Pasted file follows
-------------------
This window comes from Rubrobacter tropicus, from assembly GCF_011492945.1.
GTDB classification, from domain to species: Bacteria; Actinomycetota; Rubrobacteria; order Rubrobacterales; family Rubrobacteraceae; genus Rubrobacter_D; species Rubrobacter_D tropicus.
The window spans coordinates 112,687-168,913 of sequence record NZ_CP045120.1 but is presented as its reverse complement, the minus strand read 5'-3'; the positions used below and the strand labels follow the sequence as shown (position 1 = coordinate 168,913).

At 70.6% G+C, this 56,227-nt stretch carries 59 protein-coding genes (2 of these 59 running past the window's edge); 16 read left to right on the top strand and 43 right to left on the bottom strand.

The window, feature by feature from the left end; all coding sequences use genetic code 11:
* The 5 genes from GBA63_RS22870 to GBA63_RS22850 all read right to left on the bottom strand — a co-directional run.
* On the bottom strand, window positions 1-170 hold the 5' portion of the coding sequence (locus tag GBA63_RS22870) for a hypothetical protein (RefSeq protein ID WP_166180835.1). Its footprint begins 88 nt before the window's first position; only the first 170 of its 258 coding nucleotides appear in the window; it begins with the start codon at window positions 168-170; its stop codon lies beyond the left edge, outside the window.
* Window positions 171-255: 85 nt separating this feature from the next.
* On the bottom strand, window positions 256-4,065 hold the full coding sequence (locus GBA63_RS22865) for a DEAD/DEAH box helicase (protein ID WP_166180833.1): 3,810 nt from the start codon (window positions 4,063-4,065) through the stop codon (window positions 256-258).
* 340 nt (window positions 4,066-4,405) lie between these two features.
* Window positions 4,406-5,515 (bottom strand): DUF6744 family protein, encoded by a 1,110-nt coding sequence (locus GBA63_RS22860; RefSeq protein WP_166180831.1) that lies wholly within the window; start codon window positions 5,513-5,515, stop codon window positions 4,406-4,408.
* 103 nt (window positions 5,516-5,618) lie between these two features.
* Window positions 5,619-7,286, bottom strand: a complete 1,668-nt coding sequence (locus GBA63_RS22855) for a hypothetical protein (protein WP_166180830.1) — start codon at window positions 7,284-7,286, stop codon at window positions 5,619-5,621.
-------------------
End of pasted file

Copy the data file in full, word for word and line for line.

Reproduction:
This window comes from Rubrobacter tropicus, from assembly GCF_011492945.1.
GTDB classification, from domain to species: Bacteria; Actinomycetota; Rubrobacteria; order Rubrobacterales; family Rubrobacteraceae; genus Rubrobacter_D; species Rubrobacter_D tropicus.
The window spans coordinates 112,687-168,913 of sequence record NZ_CP045120.1 but is presented as its reverse complement, the minus strand read 5'-3'; the positions used below and the strand labels follow the sequence as shown (position 1 = coordinate 168,913).

At 70.6% G+C, this 56,227-nt stretch carries 59 protein-coding genes (2 of these 59 running past the window's edge); 16 read left to right on the top strand and 43 right to left on the bottom strand.

The window, feature by feature from the left end; all coding sequences use genetic code 11:
* The 5 genes from GBA63_RS22870 to GBA63_RS22850 all read right to left on the bottom strand — a co-directional run.
* On the bottom strand, window positions 1-170 hold the 5' portion of the coding sequence (locus tag GBA63_RS22870) for a hypothetical protein (RefSeq protein ID WP_166180835.1). Its footprint begins 88 nt before the window's first position; only the first 170 of its 258 coding nucleotides appear in the window; it begins with the start codon at window positions 168-170; its stop codon lies beyond the left edge, outside the window.
* Window positions 171-255: 85 nt separating this feature from the next.
* On the bottom strand, window positions 256-4,065 hold the full coding sequence (locus GBA63_RS22865) for a DEAD/DEAH box helicase (protein ID WP_166180833.1): 3,810 nt from the start codon (window positions 4,063-4,065) through the stop codon (window positions 256-258).
* 340 nt (window positions 4,066-4,405) lie between these two features.
* Window positions 4,406-5,515 (bottom strand): DUF6744 family protein, encoded by a 1,110-nt coding sequence (locus GBA63_RS22860; RefSeq protein WP_166180831.1) that lies wholly within the window; start codon window positions 5,513-5,515, stop codon window positions 4,406-4,408.
* 103 nt (window positions 5,516-5,618) lie between these two features.
* Window positions 5,619-7,286, bottom strand: a complete 1,668-nt coding sequence (locus GBA63_RS22855) for a hypothetical protein (protein WP_166180830.1) — start codon at window positions 7,284-7,286, stop codon at window positions 5,619-5,621.